The Me Too movement has given many women the courage to speak up about their experiences with sexual assault and has opened up a nationwide dialogue about consent and sexual misconduct in our culture. As with many mainstream feminist movements, however, the movement has been silent at best — and hostile at worst — when it comes to the experiences of transgender people.
Take, for example, actress Rose McGowan’s encounter with a trans woman at a Jan. 31 speaking engagement. During an appearance at the Union Square Barnes & Noble in Manhattan, Andi Dier stood up and challenged comments McGowan had made on RuPaul’s podcast “What’s the Tee?” last year. “They [trans women] assume,” the actress said on the podcast, “because they felt like a woman on the inside . . . That’s not developing as a woman. That’s not growing as a woman, that’s not living in this world as a woman.”
“Trans women are dying,” Dier said during her confrontation with McGowan, “and you said that we, as trans women, are not like regular women. We get raped more often. We go through domestic violence more often. There was a trans woman killed here a few blocks [away].” The confrontation erupted into a shouting match between the two, ending with Dier being escorted out of the venue and McGowan having a public breakdown.
To be fair, McGowan did say trans women are women during her talk, and she acknowledged the alarming rates of sexual violence against trans women.
Shortly after the encounter, allegations of sexual misconduct against Dier came to light, some of them dating back to 2010. However, instead of focusing on transmisogyny and sexual assault against trans and gender-nonconforming people, most of the media focus was on McGowan. This, unfortunately, is just one example how trans and gender-nonconforming people’s stories are far too often ignored.
“When trans women do report sexual harassment or abuse, they are often met with comments like, 'Welcome to womanhood.'”
The movement using language such as “women and femmes” still excludes nonbinary people from the discourse. When my friend Kris, who uses they/them pronouns, tried to talk about their assault, they said, “it was like it didn’t matter unless I was willing to be like, ‘Yes, I am a woman’ or ‘Yes, I’m a femme.’ And I’m not either. I’m nonbinary.” According to Kris, the validity of their assault story relied heavily on “what [they] have below the waist.”
Ollie, another non-binary friend who was assigned female at birth, had a similar experience. “In the beginning,” Ollie said, “I posted my #MeToo status on Facebook until I saw the word ‘woman’ being associated with it. I took it down shortly after posting it.” Although Ollie never saw any outright hostility toward trans and gender-nonconforming people, they (Ollie also uses they/them pronouns) saw that the discourse centered around cis women so much that they felt like they were not welcomed.
To be fair, several trans women have come out with their #MeToo stories, including Laverne Cox and Sarah McBride. However, no trans and gender-nonconforming people were featured in Time magazine’s profile of the #MeToo “Silence Breakers” last year. There is only a brief mention of how, according to the National Center for Transgender Equality, 47 percent of trans people say they experienced sexual violence sometime during their lives.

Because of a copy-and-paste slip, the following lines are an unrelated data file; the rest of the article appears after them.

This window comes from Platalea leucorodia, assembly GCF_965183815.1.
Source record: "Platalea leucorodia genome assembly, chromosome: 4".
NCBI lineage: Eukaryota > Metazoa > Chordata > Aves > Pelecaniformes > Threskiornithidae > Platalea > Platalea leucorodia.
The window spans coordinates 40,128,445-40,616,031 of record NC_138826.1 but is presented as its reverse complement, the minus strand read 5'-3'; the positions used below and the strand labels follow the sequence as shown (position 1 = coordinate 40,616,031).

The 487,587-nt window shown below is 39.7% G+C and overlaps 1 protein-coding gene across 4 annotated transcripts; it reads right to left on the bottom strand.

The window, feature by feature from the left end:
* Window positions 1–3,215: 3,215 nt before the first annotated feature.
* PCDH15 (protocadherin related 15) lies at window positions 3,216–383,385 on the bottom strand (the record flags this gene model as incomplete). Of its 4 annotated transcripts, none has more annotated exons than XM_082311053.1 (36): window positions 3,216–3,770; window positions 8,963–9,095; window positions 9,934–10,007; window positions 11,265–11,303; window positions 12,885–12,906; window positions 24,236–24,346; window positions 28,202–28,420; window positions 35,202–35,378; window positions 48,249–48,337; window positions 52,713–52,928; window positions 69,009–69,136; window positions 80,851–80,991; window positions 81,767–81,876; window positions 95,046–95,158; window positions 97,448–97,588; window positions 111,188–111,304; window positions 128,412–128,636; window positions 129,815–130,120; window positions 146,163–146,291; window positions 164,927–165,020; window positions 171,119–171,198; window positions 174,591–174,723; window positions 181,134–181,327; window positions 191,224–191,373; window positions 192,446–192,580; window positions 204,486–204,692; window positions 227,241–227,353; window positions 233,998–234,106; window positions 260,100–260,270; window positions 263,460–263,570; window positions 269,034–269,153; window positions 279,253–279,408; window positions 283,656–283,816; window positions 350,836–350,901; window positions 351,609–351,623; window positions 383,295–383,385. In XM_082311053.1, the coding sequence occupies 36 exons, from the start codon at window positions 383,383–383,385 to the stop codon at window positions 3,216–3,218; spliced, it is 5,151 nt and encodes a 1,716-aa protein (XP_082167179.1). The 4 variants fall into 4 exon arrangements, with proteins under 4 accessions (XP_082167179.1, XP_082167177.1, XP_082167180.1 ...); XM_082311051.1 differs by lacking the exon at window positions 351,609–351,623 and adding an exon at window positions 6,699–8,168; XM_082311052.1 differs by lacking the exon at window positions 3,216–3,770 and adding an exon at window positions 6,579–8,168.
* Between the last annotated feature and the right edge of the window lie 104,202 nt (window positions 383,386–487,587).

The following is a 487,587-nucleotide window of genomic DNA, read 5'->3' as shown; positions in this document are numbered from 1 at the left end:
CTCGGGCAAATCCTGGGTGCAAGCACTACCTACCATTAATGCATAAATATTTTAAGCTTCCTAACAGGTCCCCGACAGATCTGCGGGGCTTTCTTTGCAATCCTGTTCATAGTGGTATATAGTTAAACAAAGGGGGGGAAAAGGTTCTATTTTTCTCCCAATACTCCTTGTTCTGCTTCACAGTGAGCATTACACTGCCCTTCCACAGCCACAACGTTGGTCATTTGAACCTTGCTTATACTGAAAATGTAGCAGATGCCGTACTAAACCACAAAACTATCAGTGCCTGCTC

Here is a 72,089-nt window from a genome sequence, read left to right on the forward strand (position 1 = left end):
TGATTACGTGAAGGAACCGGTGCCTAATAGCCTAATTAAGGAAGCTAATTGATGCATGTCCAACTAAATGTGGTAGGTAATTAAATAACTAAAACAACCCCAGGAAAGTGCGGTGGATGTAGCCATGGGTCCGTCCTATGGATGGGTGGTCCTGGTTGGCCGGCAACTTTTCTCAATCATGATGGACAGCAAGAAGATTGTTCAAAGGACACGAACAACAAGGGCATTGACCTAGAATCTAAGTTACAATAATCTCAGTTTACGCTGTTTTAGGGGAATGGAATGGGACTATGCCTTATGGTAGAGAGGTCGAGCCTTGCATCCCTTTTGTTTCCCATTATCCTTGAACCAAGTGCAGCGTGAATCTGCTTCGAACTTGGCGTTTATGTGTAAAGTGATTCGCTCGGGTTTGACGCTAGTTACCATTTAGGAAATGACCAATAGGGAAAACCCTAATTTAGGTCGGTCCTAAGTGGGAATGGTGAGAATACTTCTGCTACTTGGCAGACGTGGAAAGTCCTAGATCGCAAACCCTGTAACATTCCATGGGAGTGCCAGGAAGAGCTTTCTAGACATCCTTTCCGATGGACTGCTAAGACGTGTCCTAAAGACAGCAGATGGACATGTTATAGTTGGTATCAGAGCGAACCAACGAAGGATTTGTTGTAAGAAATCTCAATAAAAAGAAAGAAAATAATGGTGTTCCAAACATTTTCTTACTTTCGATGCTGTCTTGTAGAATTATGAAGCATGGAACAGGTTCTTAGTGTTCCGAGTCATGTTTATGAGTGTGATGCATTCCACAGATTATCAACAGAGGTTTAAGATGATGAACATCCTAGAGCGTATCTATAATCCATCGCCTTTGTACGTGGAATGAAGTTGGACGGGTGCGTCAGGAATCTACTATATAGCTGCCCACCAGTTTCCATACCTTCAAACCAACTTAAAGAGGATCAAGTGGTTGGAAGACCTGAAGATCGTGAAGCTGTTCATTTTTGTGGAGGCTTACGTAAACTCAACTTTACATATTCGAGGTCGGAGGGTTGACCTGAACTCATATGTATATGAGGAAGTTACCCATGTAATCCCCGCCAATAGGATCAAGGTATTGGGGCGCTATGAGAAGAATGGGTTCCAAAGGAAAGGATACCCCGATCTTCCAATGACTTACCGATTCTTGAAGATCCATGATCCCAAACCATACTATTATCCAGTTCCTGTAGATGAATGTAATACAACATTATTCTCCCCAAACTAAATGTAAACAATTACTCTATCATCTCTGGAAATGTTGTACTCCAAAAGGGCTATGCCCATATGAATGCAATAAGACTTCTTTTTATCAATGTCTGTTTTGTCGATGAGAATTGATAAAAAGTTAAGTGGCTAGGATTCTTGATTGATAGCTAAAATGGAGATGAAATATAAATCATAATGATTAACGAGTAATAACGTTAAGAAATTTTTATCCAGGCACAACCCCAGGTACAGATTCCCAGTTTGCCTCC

When trans women do report sexual harassment or abuse, they are often met with comments like, “Welcome to womanhood.” This is what happened to Heidi, a 30-something trans woman. “Whenever I get catcalled or some dude touches me in a weird way or creeps me out,” she said, “I tend to just keep it to myself.” She did eventually share her story of being groped at a concert on Facebook. Heidi said she didn’t receive any backlash against her #MeToo story, but she was worried whether or not her account would be validated because, prior to coming out, she was known as “a burly Army dude.” It wasn’t until she started transitioning that Heidi started getting unwanted attention from men, she said.
“The general discourse surrounding sexual violence still centers around cis women.”
As activist Raquel Willis noted back in October, “Transgender and gender nonconforming people are rarely given the space to discuss the sexual violence that we face partly due to damaging notions of us as being predators ourselves or the idea that we’re not desirable enough for anyone to commit an act like that against us.”
Indeed, many who support bathroom bills that bar trans people from using the bathroom that aligns with their true gender claim that allowing “men in dresses” to use women’s bathrooms will lead to assault, even though studies show trans women are more likely to be assaulted in public bathrooms than cis women. As far as trans people not being “desirable enough,” there’s been a lot of debate about whether refusing to date a trans person is considered transphobia. While no one should be forced to date anyone, sometimes when someone says they don’t want to date a trans person, it’s because trans women are still thought of as men.
The Me Too movement has revealed a larger reason why trans and gender-nonconforming people aren’t given space to tell their stories: The general discourse surrounding sexual violence still centers around cis women. If the movement wants to continue to make progress, it needs to rethink its rhetoric and challenge its gender binary-based way of thinking.
For example, instead of framing the conversation as a cis men vs. cis women struggle, it’s more appropriate to frame it as a discussion on toxic masculinity and how it often preys on non-men and those considered not “manly” enough. Trans stories of sexual assault should not be reserved for just LGBTQ publications; we need more recognition from the mainstream press. Hopefully, more trans and gender-nonconforming people will then feel comfortable coming out with their own stories, and our society can truly change.